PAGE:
List of political parties in the United Kingdom

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This article lists political parties in the United Kingdom.

Brief history and overview[edit]

Before the mid-19th century politics in the United Kingdom was dominated by the Whigs and the Tories. These were not political parties in the modern sense but somewhat loose alliances of interests and individuals. The Whigs included many of the leading aristocratic dynasties committed to the Protestant succession, and later drew support from elements of the emerging industrial interests and wealthy merchants, while the Tories were associated with the landed gentry, the Church of England and the Church of Scotland.

By the mid 19th century the Tories had evolved into the Conservative Party, and the Whigs had evolved into the Liberal Party. In the late 19th century the Liberal Party began to pursue more left wing policies, and many of the heirs of the Whig tradition became Liberal Unionists and moved closer to the Conservatives on many of the key issues of the time.

The Liberal and Conservatives dominated the political scene until the 1920s, when the Liberal Party declined in popularity and suffered a long stream of resignations. It was replaced as the main anti-Tory opposition party by the newly emerging Labour Party, who represented an alliance between the labour movement, organised trades unions and various Socialist societies.

Since then the Conservative and Labour Parties have dominated British politics, and have alternated in government ever since. However, the UK is not quite a two-party system since a third party - recently, the Liberal Democrats and UK Independence Party (UKIP) - can prevent 50% of the votes/seats from going to a single party. Following electoral co-operation as part of the SDP-Liberal Alliance, the Liberal Party merged with the Social Democratic Party in 1988 becoming the Liberal Democrats, which for many years remained the third largest party in terms of votes, although in the 2015 general election it was overtaken by UKIP.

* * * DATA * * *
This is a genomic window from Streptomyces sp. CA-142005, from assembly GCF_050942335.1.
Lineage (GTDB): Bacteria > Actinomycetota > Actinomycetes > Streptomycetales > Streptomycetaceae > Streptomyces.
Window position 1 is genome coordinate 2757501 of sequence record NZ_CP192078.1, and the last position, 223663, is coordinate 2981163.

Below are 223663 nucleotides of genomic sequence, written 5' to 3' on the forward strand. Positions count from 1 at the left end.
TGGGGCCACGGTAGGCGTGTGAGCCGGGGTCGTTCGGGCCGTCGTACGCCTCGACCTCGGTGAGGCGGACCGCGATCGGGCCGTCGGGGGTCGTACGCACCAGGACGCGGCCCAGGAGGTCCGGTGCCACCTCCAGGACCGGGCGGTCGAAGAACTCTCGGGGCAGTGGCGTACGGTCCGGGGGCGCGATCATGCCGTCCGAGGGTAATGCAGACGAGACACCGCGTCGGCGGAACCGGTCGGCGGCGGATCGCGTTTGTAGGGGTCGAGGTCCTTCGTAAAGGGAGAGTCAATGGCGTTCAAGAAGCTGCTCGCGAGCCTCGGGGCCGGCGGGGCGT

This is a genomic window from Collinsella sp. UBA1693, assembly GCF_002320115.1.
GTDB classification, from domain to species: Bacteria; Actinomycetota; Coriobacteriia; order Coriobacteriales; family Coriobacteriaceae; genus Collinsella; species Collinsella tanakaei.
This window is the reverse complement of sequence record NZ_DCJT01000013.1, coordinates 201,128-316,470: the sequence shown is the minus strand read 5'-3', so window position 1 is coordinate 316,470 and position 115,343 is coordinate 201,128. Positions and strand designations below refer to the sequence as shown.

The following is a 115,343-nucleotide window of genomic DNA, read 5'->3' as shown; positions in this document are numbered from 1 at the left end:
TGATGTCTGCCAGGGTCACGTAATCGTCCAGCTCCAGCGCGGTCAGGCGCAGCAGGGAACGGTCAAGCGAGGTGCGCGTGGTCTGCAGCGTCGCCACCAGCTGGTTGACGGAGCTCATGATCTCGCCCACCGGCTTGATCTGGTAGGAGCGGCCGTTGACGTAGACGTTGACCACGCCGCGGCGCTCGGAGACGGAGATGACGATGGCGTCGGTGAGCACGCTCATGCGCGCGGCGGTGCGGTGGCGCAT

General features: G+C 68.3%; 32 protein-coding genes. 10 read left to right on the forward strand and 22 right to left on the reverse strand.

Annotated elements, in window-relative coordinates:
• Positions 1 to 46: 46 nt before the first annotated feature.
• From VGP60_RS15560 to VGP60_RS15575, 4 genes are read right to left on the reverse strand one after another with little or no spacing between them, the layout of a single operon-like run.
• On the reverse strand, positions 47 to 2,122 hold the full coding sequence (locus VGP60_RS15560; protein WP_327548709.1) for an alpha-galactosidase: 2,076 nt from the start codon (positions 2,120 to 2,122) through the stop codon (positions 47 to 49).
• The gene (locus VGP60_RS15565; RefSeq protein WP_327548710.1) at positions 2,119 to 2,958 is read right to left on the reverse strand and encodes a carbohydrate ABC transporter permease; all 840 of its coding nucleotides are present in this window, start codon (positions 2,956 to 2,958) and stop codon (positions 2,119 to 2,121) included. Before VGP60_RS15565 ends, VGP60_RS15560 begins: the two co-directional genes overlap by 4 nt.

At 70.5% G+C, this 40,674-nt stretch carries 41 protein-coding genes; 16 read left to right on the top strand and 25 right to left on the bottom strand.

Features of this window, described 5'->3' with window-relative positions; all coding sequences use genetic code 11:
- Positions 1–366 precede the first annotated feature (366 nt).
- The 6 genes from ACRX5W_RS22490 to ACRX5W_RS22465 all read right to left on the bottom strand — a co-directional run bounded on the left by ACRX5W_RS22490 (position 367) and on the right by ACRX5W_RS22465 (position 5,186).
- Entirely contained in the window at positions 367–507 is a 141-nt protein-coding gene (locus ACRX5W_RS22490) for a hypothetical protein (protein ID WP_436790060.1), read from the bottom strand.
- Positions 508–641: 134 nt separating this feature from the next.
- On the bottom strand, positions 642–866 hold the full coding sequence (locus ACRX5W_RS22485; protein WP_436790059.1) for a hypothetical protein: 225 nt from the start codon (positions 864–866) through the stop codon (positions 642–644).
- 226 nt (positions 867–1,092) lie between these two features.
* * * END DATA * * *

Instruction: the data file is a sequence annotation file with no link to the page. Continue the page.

The UK's First Past the Post electoral system leaves small parties disadvantaged on a UK-wide scale. It can, however, allow parties with concentrations of supporters in the constituent countries to flourish. Other than the Green Party of England and Wales, the only other parties winning seats in the House of Commons at the 2010 general election were based in Scotland, Wales and Northern Ireland.

Scottish Parliament debating chamber

Since 1997, proportional representation-based voting systems have been adopted for elections to the Scottish Parliament, the National Assembly for Wales, the Northern Ireland Assembly, the London Assembly and the UK's seats in the European Parliament. In these bodies, other parties have had success.